cover image The Invention of Sicily: A Mediterranean History

The Invention of Sicily: A Mediterranean History

Jamie Mackay. Verso, $24.95 (288p) ISBN 978-1-78663-773-4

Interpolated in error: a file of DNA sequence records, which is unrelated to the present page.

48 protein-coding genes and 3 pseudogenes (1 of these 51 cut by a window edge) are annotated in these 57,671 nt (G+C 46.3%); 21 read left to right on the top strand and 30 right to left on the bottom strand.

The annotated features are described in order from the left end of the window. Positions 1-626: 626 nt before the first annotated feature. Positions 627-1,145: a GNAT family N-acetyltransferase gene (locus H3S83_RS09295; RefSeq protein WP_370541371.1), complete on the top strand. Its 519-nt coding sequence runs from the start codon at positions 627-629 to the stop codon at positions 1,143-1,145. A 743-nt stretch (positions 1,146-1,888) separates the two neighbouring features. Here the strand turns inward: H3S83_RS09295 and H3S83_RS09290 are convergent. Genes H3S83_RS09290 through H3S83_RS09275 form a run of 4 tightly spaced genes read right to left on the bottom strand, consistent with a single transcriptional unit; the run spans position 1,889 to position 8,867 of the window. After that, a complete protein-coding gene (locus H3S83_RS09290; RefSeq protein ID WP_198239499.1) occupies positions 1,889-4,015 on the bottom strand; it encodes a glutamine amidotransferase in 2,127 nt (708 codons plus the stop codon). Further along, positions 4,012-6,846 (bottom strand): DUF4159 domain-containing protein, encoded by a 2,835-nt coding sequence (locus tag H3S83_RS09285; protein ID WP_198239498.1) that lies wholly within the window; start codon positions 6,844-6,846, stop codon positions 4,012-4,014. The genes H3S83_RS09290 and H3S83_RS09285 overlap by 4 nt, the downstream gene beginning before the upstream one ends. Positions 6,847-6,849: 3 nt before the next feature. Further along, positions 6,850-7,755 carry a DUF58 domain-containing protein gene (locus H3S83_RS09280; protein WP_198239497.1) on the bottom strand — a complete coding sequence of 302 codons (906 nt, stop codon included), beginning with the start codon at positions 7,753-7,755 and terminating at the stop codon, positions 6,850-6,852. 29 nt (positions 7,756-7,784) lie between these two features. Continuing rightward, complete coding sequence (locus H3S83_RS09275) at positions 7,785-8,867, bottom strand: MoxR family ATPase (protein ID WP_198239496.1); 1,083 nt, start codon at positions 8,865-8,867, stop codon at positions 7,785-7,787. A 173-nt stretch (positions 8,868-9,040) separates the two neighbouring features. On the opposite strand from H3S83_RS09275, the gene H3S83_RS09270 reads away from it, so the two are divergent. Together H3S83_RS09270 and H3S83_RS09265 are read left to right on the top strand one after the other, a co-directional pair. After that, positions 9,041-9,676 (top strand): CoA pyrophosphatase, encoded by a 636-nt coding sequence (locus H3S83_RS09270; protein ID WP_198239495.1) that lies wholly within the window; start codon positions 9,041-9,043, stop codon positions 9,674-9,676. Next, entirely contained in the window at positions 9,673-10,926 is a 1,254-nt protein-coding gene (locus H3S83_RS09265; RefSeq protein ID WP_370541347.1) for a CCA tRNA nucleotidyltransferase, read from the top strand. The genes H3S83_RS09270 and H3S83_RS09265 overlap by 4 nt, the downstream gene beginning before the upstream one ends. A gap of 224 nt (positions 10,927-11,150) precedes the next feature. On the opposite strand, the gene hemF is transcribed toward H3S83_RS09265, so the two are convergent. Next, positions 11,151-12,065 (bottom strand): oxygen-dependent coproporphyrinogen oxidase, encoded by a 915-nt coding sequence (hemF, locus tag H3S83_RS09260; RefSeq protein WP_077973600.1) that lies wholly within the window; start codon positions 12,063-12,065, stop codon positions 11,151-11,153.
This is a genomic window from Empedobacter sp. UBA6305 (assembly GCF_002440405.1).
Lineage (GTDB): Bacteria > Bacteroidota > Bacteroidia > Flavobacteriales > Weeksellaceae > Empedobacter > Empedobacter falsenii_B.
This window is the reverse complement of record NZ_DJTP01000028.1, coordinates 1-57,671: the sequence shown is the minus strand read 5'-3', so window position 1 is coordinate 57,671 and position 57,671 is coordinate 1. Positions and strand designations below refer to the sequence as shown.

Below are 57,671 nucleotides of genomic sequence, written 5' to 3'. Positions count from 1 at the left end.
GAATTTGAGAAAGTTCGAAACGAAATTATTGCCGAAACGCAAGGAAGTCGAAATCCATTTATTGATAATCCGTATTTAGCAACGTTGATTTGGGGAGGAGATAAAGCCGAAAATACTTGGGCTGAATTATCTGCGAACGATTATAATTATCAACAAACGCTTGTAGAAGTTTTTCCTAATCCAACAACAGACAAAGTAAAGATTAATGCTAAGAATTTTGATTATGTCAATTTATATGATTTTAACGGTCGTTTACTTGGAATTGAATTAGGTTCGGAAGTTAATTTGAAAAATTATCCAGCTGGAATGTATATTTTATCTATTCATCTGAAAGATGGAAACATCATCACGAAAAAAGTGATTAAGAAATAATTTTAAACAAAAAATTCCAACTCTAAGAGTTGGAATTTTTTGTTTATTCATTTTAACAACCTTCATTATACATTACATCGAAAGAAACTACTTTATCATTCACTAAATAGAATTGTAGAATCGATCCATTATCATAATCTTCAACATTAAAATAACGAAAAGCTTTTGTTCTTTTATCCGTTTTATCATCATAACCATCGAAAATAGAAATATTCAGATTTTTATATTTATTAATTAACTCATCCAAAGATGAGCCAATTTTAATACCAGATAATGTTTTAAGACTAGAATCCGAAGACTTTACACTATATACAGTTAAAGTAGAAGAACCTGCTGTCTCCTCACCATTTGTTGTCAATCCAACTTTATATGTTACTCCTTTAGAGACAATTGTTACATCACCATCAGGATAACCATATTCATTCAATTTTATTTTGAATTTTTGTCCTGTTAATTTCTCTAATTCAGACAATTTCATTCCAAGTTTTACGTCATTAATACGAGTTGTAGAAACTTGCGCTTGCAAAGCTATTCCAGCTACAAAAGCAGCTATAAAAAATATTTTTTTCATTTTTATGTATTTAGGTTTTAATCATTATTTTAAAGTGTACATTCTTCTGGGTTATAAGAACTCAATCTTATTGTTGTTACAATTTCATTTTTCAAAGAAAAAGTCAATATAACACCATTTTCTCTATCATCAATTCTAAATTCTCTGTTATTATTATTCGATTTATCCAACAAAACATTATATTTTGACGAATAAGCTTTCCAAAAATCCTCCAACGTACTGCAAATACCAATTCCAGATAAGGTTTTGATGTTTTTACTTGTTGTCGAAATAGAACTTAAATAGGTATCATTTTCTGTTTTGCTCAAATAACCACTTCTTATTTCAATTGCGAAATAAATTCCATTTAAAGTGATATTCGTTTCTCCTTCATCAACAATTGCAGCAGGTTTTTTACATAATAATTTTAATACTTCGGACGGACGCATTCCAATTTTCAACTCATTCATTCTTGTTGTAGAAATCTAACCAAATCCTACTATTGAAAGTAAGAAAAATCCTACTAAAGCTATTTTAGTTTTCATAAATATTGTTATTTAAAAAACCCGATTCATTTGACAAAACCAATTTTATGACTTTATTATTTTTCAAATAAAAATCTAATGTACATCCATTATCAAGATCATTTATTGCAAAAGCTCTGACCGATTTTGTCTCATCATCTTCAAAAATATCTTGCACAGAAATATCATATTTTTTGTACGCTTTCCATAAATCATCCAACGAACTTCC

Journalist Mackay debuts with an astute and revealing portrait of Sicily as a vibrant, historically “autonomous” island with a singular culture fashioned by its proximity to Europe, Africa, and the Middle East. He delves into the establishment of the first Greek settlements around 750 BCE; the golden age of the Greek city-state of Syracuse in the third century BCE, while the rest of the island was engulfed in the First Punic War with Rome; and the ninth-century Islamic conquest that gave rise to Sicily’s UNESCO-recognized Arab-Norman architecture. Skillfully segueing from one period to the next, Mackay packs the narrative with insights into how historical events impacted Sicilian culture. At the height of the Black Plague in the 14th century, for instance, “the bright gold Byzantine mosaics of Sicily’s churches and chapels began to be replaced by darker, stranger pieces” that featured “dog people, humans with multiple heads, unicorns and other more ambiguous monsters.” Mackay also chronicles the history of the Sicilian Mafia, documenting its 19th-century origins, suppression by Mussolini in the 1920s, and post-WWII resurgence, though he stresses the short history of Cosa Nostra on an island where Cicero walked. The author’s keen eye for telling details and lucid prose make this an accessible introduction to a complex and fascinating culture. (July)